REVIEW: FIRE DOWN BELOW – VIPER, VIXEN, GODDESS, SAINT (2017)

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It’s stoner, but not as you know it….

Contrary to popular belief, rock music ain’t on its last legs.

Ok, so the age of bands selling bucketloads like AC/’DC or Guns n Roses might be over, but creative kids with a guitar, some songs and a dream, are still out there and doing it.

Step forward, Fire Down Below.

“Viper, Vixen, Goddess, Saint” originally emerged last year, as the Belgian quartet cut out the middle man and did it themselves. The thing was, like the cliché says: “be so good they can’t ignore you”.

With that in mind they caught the ear of LA’s Ripple Music, who are the perfect home for this kind of quirky fuzzy blend. Fast forward eight months and here it is getting a worldwide release.

Well deserved it is too.

It might open with the sound of the desert, the instrumental “El Viento Del Desierto” but this isn’t some Kyuss knock off. Sure the riffs are dry on “Through Dust And Smoke” but there is a lot more to it than that. There is a grunge type feel here and there is something of “Badmotorfinger” era Soundgarden about it, and it is extremely cheerful to bring a huge chorus and hook into things too.

“Roadburner” is just a classic song, you can cut it any way you like. You can say it has elements of Truckfighters, maybe a touch of Red Fang and you wouldn’t be wrong, but there is a youthful insistence, a chutzpah if you will. Pulsing with energy and electricity it is the undoubted highlight here.

But, here’s the thing. You aren’t going to second guess them. Certainly not at this stage. There might come some time in the future where they settle on one sound, but that time isn’t anywhere near here yet. “Universe Crumble” is trippy and blissed out psychedelics, but as if to be contrary, they follow it up with an out and out stoner rocker in the shape of “Dashboard Jesus” which isn’t far from being the heaviest thing on offer. This is then balanced by a bluesy acoustic strum called “Resurreccion” and you can almost hear their glee at confounding expectations.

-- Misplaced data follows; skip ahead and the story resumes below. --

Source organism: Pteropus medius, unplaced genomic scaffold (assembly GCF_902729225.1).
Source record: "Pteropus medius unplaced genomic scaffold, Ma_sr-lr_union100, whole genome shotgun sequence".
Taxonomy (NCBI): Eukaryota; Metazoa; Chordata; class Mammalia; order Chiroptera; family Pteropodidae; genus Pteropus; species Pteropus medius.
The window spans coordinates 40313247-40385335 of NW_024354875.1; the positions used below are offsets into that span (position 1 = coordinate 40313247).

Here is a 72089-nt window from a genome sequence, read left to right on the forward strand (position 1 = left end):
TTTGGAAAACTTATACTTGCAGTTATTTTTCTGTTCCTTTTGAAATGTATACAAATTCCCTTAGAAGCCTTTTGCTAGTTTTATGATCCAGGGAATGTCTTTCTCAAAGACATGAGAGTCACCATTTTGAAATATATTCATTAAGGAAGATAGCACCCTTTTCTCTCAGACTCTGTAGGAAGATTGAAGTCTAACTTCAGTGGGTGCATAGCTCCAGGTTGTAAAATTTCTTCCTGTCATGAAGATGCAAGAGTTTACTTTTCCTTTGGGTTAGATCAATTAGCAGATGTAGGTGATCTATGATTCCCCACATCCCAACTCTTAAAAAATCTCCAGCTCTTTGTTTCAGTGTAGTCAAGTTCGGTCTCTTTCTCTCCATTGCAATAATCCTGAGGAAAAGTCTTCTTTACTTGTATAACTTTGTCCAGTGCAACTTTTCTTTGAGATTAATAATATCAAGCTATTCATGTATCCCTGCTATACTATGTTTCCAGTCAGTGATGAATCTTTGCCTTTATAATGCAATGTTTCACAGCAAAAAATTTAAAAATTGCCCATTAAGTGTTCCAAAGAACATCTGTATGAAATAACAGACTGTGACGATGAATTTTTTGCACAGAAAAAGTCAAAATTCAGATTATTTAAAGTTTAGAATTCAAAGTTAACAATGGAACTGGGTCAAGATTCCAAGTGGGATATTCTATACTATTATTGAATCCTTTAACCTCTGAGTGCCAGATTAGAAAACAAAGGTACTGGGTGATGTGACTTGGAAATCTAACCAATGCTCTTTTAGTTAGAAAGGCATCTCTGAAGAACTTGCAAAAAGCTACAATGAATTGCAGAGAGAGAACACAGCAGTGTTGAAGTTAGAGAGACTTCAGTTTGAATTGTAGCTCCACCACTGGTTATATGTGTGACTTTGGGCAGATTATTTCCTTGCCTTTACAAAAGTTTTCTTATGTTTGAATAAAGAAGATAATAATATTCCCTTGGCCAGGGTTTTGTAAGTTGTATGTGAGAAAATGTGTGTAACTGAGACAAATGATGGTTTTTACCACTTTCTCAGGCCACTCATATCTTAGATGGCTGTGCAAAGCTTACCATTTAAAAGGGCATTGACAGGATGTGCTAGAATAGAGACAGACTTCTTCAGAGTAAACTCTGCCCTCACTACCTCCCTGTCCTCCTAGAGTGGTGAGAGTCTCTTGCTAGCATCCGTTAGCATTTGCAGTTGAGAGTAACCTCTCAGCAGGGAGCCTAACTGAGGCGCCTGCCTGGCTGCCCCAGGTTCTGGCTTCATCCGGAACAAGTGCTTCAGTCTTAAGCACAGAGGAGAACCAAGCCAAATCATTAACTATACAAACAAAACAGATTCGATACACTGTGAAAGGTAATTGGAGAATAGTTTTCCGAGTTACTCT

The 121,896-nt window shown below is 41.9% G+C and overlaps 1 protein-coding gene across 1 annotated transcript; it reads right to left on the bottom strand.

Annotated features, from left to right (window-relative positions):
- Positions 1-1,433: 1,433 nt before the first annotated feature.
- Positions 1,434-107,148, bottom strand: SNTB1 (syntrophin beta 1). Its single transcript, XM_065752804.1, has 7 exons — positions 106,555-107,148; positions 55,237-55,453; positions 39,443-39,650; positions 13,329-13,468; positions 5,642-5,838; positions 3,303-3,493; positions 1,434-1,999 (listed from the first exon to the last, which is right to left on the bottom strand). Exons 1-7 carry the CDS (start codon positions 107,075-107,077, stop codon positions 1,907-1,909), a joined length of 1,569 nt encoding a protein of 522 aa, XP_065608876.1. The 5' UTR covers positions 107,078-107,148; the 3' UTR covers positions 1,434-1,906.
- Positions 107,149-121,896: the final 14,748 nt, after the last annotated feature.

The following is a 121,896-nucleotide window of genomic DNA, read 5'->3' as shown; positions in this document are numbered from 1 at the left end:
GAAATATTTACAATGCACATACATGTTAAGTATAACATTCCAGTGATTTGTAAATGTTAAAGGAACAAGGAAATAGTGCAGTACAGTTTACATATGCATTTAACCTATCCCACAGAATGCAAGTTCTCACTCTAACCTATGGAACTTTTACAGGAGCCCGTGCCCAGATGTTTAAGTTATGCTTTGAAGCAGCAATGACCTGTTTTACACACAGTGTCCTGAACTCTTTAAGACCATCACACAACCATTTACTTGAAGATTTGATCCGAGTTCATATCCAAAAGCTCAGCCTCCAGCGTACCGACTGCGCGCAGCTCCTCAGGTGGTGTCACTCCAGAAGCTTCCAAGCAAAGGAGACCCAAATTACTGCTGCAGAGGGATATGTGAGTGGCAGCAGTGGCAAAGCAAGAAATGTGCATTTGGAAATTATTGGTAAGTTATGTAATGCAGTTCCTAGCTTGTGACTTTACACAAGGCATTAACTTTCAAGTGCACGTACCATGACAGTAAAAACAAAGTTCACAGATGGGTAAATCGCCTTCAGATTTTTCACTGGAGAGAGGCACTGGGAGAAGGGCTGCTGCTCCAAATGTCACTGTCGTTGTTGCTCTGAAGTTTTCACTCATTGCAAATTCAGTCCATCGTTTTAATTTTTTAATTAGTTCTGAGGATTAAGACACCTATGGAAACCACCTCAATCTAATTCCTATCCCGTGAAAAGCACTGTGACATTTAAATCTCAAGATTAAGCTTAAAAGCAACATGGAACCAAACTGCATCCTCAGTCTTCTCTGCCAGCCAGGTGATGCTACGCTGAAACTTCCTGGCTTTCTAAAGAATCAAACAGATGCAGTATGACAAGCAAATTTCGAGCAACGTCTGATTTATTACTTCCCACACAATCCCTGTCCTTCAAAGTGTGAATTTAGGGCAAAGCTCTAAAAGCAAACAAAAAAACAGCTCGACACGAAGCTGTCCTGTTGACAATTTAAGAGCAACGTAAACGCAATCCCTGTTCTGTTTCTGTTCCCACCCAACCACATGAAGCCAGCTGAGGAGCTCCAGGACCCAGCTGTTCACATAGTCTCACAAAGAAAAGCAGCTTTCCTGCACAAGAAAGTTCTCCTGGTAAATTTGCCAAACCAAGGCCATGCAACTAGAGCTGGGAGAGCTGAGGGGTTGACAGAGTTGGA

The last song is another twist and turn too, and “The Mammoth” gives some clue as to where their ambitions lie. Over ten minutes long, it is the work of much more experienced men and simultaneously shows why people are getting so excited about Fire Down Below.

On the strength of seven songs you wouldn’t necessarily want to place too much undue pressure on them, but to call this promising would be to do it a disservice. Instead what we’ll say instead is this: this is a mighty opening statement and album number two – due next year – could be a real masterpiece.

Rating 8/10

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